Faugh Battalions suffer casualties at Bailleul

Wednesday, 4 September, 1918
The Advance in Flanders. Troops of the Royal Inniskilling Fusiliers, 36th (Ulster) Division, advancing from Ravelsburg Ridge, 1 September 1918.

The Allied 'Hundred Days Offensive' on the Western Front had begun with the Battle of Amiens on 8 August 1918 and would eventually lead to the end of the First World War. As part of that great offensive, two battalions of the Royal Irish Fusiliers were fighting in the battle to recapture Bailleul. It had been seized by the Germans during the Spring Offensive 1918, or Kaiserschlacht.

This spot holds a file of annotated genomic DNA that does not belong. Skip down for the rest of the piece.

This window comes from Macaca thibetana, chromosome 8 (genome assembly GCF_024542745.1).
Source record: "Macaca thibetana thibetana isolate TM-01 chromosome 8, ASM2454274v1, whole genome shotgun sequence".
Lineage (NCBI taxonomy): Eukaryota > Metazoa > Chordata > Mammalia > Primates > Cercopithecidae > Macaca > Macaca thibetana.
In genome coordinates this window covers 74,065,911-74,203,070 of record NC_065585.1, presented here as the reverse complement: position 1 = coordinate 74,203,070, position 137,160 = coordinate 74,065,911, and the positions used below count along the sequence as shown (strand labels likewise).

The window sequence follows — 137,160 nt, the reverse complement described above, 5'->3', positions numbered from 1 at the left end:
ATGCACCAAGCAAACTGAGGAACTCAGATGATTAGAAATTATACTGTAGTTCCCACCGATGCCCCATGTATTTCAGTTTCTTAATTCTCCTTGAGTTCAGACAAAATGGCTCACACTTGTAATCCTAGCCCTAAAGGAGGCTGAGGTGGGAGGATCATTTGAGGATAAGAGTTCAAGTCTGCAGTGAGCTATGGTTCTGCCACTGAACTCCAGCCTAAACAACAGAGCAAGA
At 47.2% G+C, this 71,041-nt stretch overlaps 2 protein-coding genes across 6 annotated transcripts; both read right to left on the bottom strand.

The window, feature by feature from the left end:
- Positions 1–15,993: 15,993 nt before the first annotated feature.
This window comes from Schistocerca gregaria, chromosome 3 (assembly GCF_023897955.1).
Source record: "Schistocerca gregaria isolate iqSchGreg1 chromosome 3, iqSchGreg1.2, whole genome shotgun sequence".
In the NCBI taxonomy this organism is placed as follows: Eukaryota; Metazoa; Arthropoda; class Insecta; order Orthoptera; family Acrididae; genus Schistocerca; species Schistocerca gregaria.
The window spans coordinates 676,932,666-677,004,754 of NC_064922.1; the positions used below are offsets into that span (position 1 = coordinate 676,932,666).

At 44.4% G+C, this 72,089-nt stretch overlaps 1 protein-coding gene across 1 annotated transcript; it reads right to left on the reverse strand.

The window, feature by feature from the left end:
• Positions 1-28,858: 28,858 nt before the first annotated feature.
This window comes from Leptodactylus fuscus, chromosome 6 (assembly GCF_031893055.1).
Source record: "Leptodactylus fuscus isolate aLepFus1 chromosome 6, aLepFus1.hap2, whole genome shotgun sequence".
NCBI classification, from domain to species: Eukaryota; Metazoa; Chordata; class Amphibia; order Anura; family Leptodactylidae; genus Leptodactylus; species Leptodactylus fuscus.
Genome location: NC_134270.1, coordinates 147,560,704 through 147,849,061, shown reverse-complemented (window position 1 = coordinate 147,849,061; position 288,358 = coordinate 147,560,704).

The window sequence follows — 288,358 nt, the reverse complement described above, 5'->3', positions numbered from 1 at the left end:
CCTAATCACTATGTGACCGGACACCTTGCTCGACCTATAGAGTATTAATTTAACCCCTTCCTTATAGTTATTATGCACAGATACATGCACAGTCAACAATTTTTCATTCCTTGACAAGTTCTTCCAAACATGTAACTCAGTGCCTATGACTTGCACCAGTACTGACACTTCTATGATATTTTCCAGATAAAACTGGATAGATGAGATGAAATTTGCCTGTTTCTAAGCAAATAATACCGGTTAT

Bolstered by the 1st Battalion The Royal Irish Fusiliers, the 9th Battalion continued to advance against an enemy fighting for every inch of the ground. During the night the Germans regained some ground. In the morning, the 1st and 9th together tried to break through the German defences, but were held up by thick wire and booby traps covered by machine-gun fire; both failed to get through.

That same evening the two Battalions were relieved in the line. Between 3-5 September both Battalions lost some 4 officers and 20 men killed, 103 wounded and 20 missing.